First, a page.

It definitely is. Mine was still releasing CO2 when I was shaking it hence releasing pressure, so I wasn't that worried about it. If you're going to bottle condition + pasteurise then I don't think it's as big as a problem because it is still going to go under a secondary fermentation in the bottle and consume/overwhelm any oxygen in there.

It is also completely acceptable to not add any sugar (except priming sugar) after fermentation. You could probably add the first lot of sugar and stop fermentation before all of the sugars are consumed (whether by chemicals or pasteurisation). Also, you can experiment with this addition of sugars. Adding a small amount of citric acid to the pan with the sugar will help convert the sugar to simpler acids which the yeast may not be able to consume, leaving the taste and the sweetness.

It's all up to you!

krisagon 04-22-2011 12:55 AM

Wait, now I'm confused again...
How long do you let the bottles sit between capping them and stovetop sterlizing them?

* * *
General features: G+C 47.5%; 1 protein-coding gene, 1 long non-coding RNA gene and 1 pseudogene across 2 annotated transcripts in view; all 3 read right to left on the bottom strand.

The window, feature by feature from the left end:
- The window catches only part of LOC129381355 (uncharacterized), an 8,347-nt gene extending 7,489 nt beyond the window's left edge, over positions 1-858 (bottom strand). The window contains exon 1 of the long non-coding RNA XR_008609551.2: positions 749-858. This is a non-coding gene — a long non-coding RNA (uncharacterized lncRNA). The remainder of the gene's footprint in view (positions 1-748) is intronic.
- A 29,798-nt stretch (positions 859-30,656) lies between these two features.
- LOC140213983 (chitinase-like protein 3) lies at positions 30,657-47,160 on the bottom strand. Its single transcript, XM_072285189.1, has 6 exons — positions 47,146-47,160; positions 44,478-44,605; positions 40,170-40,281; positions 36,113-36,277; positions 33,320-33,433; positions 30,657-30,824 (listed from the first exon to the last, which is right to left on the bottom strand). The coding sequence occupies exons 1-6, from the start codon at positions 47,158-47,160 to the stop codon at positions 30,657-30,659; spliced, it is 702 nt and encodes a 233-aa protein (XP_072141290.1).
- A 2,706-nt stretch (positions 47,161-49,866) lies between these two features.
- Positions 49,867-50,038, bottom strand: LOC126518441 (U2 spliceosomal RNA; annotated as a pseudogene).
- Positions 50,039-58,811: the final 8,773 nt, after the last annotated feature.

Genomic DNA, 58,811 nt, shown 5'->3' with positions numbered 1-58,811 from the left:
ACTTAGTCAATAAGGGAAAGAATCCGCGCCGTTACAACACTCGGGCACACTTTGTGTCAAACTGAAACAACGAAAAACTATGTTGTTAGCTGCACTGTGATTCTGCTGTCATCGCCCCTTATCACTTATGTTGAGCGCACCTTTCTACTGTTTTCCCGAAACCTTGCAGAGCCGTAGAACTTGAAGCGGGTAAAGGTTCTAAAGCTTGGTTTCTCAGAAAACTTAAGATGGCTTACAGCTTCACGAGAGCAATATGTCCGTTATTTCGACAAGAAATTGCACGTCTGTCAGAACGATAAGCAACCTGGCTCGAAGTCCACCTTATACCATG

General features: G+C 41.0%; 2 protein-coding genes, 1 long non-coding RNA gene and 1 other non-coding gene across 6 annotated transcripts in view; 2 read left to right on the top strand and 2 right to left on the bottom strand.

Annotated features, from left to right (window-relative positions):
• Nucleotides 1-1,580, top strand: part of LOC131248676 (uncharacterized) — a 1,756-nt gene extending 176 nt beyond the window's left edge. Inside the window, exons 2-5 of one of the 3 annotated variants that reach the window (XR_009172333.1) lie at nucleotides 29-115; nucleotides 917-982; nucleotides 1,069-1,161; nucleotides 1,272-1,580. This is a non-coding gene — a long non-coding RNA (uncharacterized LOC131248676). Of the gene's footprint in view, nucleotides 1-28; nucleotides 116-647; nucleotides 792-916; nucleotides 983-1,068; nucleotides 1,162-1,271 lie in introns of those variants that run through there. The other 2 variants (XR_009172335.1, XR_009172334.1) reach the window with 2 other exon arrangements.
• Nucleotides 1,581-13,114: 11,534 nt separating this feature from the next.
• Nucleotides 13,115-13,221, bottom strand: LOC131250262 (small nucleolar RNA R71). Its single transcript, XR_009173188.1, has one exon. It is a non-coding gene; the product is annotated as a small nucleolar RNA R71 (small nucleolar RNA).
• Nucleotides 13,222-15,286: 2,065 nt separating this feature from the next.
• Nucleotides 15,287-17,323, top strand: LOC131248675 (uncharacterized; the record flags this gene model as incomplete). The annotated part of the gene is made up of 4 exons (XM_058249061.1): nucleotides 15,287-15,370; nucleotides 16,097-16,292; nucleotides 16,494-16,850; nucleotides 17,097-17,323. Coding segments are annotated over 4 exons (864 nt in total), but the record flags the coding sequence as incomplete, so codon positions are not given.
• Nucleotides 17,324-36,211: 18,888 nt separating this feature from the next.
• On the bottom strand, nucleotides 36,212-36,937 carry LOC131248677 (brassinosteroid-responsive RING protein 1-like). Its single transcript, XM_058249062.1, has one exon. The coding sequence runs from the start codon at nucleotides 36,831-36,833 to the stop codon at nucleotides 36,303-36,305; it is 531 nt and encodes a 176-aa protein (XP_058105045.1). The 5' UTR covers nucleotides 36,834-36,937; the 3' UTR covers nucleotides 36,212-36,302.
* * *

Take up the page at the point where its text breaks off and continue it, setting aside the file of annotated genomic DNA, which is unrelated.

oldmate 04-25-2011 12:01 AM

I did it within the hour because I was not concerned, I have never had a problem with oxidation.. I would suggest somewhere between 4 and 5 hours. If you have no problem using campden tablets, you might as well stabilise then backsweeten and bottle (the sulphur will provide an extra level of protection). I don't use additives or chemicals in my brews.

krisagon 05-29-2011 05:37 PM

Haha oldmate, you weren't kidding around about the 9%.
My batch is crystal clear in the carboy after 3 weeks. According to my calcs the cider is actually at 0.995 gravity right now, which makes it about 9.2%.
I'm going to combine it with the honey and pasteurize the bottles today. Will let you know how the finished product is!!

oldmate 05-30-2011 09:30 AM

Awesome! Keen to hear for some feedback! I have to emphasise not to burn the sugar/honey. Just finished another batch where I slightly burned it and it ruined the whole thing.